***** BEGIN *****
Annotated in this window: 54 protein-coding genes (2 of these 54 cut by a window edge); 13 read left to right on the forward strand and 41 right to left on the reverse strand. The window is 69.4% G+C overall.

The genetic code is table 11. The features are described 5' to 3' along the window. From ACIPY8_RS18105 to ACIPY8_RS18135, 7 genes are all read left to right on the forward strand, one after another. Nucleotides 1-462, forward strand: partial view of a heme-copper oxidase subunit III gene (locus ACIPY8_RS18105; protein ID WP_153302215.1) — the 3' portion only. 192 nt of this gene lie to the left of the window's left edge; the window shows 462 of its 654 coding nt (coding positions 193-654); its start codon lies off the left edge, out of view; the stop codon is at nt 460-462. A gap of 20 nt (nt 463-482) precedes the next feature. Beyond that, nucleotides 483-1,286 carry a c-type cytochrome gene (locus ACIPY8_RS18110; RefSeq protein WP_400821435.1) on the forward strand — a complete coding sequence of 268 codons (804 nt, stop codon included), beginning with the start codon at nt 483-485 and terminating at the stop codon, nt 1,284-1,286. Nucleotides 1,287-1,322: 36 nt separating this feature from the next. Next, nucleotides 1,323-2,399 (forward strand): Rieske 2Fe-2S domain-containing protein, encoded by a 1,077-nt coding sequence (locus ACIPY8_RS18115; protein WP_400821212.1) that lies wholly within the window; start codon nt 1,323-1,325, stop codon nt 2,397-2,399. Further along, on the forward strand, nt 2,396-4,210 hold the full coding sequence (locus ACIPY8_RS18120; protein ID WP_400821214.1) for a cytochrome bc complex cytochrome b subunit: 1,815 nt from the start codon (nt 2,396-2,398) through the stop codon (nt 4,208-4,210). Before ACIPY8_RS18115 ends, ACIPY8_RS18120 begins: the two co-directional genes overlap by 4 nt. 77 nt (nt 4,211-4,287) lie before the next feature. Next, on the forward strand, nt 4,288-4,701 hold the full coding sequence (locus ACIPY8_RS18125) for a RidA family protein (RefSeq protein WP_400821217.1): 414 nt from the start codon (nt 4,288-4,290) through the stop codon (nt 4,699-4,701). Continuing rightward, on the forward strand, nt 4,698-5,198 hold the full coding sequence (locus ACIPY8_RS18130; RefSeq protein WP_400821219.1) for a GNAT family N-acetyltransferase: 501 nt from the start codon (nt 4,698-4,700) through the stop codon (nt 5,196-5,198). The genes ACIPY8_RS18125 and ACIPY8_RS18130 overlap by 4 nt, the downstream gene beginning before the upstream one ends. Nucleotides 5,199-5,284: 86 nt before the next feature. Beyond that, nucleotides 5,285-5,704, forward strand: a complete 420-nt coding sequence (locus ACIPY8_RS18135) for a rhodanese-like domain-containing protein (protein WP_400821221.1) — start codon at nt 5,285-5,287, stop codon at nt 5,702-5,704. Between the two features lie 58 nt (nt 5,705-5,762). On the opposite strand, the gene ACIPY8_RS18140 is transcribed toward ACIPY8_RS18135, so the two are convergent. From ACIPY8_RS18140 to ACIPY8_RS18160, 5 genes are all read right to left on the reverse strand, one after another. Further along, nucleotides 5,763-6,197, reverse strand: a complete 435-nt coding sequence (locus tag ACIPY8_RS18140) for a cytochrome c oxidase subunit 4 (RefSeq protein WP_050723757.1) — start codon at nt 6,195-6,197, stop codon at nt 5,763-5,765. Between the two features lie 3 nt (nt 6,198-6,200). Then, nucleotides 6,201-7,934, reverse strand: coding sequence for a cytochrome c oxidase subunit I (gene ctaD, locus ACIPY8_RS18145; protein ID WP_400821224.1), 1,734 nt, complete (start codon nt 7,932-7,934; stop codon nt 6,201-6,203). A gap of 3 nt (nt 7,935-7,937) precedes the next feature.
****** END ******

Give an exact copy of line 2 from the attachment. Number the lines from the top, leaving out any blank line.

The genetic code is table 11. The features are described 5' to 3' along the window. From ACIPY8_RS18105 to ACIPY8_RS18135, 7 genes are all read left to right on the forward strand, one after another. Nucleotides 1-462, forward strand: partial view of a heme-copper oxidase subunit III gene (locus ACIPY8_RS18105; protein ID WP_153302215.1) — the 3' portion only. 192 nt of this gene lie to the left of the window's left edge; the window shows 462 of its 654 coding nt (coding positions 193-654); its start codon lies off the left edge, out of view; the stop codon is at nt 460-462. A gap of 20 nt (nt 463-482) precedes the next feature. Beyond that, nucleotides 483-1,286 carry a c-type cytochrome gene (locus ACIPY8_RS18110; RefSeq protein WP_400821435.1) on the forward strand — a complete coding sequence of 268 codons (804 nt, stop codon included), beginning with the start codon at nt 483-485 and terminating at the stop codon, nt 1,284-1,286. Nucleotides 1,287-1,322: 36 nt separating this feature from the next. Next, nucleotides 1,323-2,399 (forward strand): Rieske 2Fe-2S domain-containing protein, encoded by a 1,077-nt coding sequence (locus ACIPY8_RS18115; protein WP_400821212.1) that lies wholly within the window; start codon nt 1,323-1,325, stop codon nt 2,397-2,399. Further along, on the forward strand, nt 2,396-4,210 hold the full coding sequence (locus ACIPY8_RS18120; protein ID WP_400821214.1) for a cytochrome bc complex cytochrome b subunit: 1,815 nt from the start codon (nt 2,396-2,398) through the stop codon (nt 4,208-4,210). Before ACIPY8_RS18115 ends, ACIPY8_RS18120 begins: the two co-directional genes overlap by 4 nt. 77 nt (nt 4,211-4,287) lie before the next feature. Next, on the forward strand, nt 4,288-4,701 hold the full coding sequence (locus ACIPY8_RS18125) for a RidA family protein (RefSeq protein WP_400821217.1): 414 nt from the start codon (nt 4,288-4,290) through the stop codon (nt 4,699-4,701). Continuing rightward, on the forward strand, nt 4,698-5,198 hold the full coding sequence (locus ACIPY8_RS18130; RefSeq protein WP_400821219.1) for a GNAT family N-acetyltransferase: 501 nt from the start codon (nt 4,698-4,700) through the stop codon (nt 5,196-5,198). The genes ACIPY8_RS18125 and ACIPY8_RS18130 overlap by 4 nt, the downstream gene beginning before the upstream one ends. Nucleotides 5,199-5,284: 86 nt before the next feature. Beyond that, nucleotides 5,285-5,704, forward strand: a complete 420-nt coding sequence (locus ACIPY8_RS18135) for a rhodanese-like domain-containing protein (protein WP_400821221.1) — start codon at nt 5,285-5,287, stop codon at nt 5,702-5,704. Between the two features lie 58 nt (nt 5,705-5,762). On the opposite strand, the gene ACIPY8_RS18140 is transcribed toward ACIPY8_RS18135, so the two are convergent. From ACIPY8_RS18140 to ACIPY8_RS18160, 5 genes are all read right to left on the reverse strand, one after another. Further along, nucleotides 5,763-6,197, reverse strand: a complete 435-nt coding sequence (locus tag ACIPY8_RS18140) for a cytochrome c oxidase subunit 4 (RefSeq protein WP_050723757.1) — start codon at nt 6,195-6,197, stop codon at nt 5,763-5,765. Between the two features lie 3 nt (nt 6,198-6,200). Then, nucleotides 6,201-7,934, reverse strand: coding sequence for a cytochrome c oxidase subunit I (gene ctaD, locus ACIPY8_RS18145; protein ID WP_400821224.1), 1,734 nt, complete (start codon nt 7,932-7,934; stop codon nt 6,201-6,203). A gap of 3 nt (nt 7,935-7,937) precedes the next feature.